"I've got it!! I've got it! I've got it!" Gail screamed, nearly waking any sleeping passengers. "I've got it!"
"Well then, can you share it?!" Sam asked.
"All these guys fly a lot, right?"
"Yeah. And?" I was clueless to where she was going.
"Well, Montana, you are going to 'coincidentally' bump into each of the five men during a flight on their way home. And after you 'coincidentally' bump into these men, because you will be looking incredible, they will each request your company for an evening, which will give you the opportunity to what? Snip snip, hair gone," Gail explained, smiling from ear to ear.
"And how, pray tell, do you expect her to 'coincidentally' accomplish this near-impossible feat? Should she hang out in the airports masquerading as a homeless woman, then as soon as she spots one of the five men, like Clark Kent, dash into a phone booth and change?"
"No," Gail said, raising her eyebrows. "She won't have to do that, because she'll know in advance when each will be traveling."
"Yeah, how?" At this point, even I was intrigued.
"The Passenger Information List! The same way I find out about my male prospects is the way we'll find out about yours. Since they all have frequent flyer accounts, I'll just get my agent hookup to punch in their names, pull up their frequent flyer numbers, and we'll know the next time they will be flying the friendly skies! Then, we'll swap flights, switch routes...do whatever we have to to make sure you are on the flight, and then voila! Snip snip, hair gone!"
Suddenly, what seemed impossible became almost probable. It was a shot. A long shot, but a shot nonetheless.
"Again, I hate to admit it," Sam begrudgingly added, "I really, really, really hate to admit it, but she's got another good point."
"But I've dated all these guys before and I'm not engaged now. Why would this time be any different?"
"'Cause this time you will be different," Sam said with confidence. "When they see you this time, they won't just see the woman that they remember, looking the way they remember. This time, they'll see a new and improved Montana. Poised. Confident. Self-assured and self-aware. The woman of their dreams. A woman that makes them believe they can fly. And to be different and expect a different outcome, you have to first change your actions. Same actions, same outcome. New actions, new outcome. First thing is -- and this might be one of the hardest -- when you see these men, all of which you've probably had sex with, under no circumstances, no matter how hard it gets and no matter how hot and bothered you become, will you engage in any sexual activity."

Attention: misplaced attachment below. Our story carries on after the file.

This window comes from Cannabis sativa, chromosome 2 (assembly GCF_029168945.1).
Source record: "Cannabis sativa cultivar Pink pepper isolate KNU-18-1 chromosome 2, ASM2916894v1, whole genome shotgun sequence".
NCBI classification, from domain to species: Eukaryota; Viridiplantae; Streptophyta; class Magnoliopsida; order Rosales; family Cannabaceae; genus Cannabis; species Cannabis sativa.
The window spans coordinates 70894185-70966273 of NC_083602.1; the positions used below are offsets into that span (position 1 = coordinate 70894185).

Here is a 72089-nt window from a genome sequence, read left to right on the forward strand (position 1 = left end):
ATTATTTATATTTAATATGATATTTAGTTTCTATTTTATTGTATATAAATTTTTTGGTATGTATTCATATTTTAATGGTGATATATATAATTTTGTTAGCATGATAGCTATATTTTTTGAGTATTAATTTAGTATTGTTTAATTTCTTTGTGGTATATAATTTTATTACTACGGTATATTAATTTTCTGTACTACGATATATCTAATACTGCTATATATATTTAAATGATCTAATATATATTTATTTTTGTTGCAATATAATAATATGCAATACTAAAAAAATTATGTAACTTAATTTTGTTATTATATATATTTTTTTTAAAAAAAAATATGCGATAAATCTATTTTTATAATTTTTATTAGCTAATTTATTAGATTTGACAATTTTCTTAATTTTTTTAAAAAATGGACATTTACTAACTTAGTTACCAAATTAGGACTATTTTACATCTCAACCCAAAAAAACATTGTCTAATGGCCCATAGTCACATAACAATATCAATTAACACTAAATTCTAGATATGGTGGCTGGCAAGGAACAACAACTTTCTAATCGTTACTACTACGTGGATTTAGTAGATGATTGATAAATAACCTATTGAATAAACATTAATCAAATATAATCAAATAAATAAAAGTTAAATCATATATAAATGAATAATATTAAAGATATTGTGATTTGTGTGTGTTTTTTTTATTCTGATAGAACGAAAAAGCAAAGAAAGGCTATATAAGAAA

"How about if she just -- "
"But what if she just -- "
"You mean she can't even -- "
"No! No high heels, no hot pants, and no sex!"
Feeling the need to bring my earlier indiscretions to Sam's attention, I offered, "Uh Sam, I hate to tell you this but -- "
"Girl, I already know, but read my lips: same actions, same outcome. New actions, new outcome. Consider it a fast. A sex fast. Think of it as your candy machine having a broken quarter slot. The candy will still be fresh, protected, and visible to the naked eye, just temporarily unattainable. It's more intoxicating that way, anyway. We all want what we can't have, agreed?"
First looking at Gail, who was rolling her eyes, then back at Sam. "Agreed."
"Rule number two, no matter how tempting the choices may get, you can't make a decision until after you have spent time with all five. That means you can't do like you usually do -- "
"And what's that?"
"Let yourself get all caught up, swept away, let him fill you with a thousand pounds of helium until you're floating at an altitude higher than this airplane. Then, as all of your past men have done, once he sees you floating, he'll pull out a needle and pop a hole in your bubble, sending you spiraling, spiraling, splat! Face cracked, shattered on the ground."
"Girl, that hurt me more than it hurt you. No matter how alluring, how exciting, how tempting each one may be, you must keep your two feet firmly planted on the ground and your legs closed in their locked position. Then...if everything goes as planned and with a little luck, in three weeks...you'll have a husband. So, are you in?" Sam was first to extend his hand like the Three Musketeers. Gail was next, placing her hand on top of Sam's. I sighed for a moment, then slowly, I extended my arm, placing my hand on top of theirs.
"First thing when we land, we're taking you to get a makeover, 'cause the Mary Poppins look? Hate it!" He scrunched up his face.
"He's right, girl."
"You got to get fly, girlfriend. Attitude has to be fierce, hair has to be whipped, clothes have to be tailored, and scissors have to be sharpened. Why?"
Sam eyed both Gail and me down, flailing his arms, snapping his fingers, "Snip snip, hair gone!"
As the plane made its final decent, I was ready to hit the ground running headfirst into my most daring adventure yet. A three-week, nearly thirty-thousand-mile hunt for a husband. My latest mantra: same actions, same outcome -- new actions, new outcome. In other words, snip snip, hair gone.
Copyright © 2003 by Uncle Dave, Inc.
Excerpted from Baggage Claim by David E. Talbert Copyright © 2003 by David E. Talbert. Excerpted by permission.
All rights reserved. No part of this excerpt may be reproduced or reprinted without permission in writing from the publisher.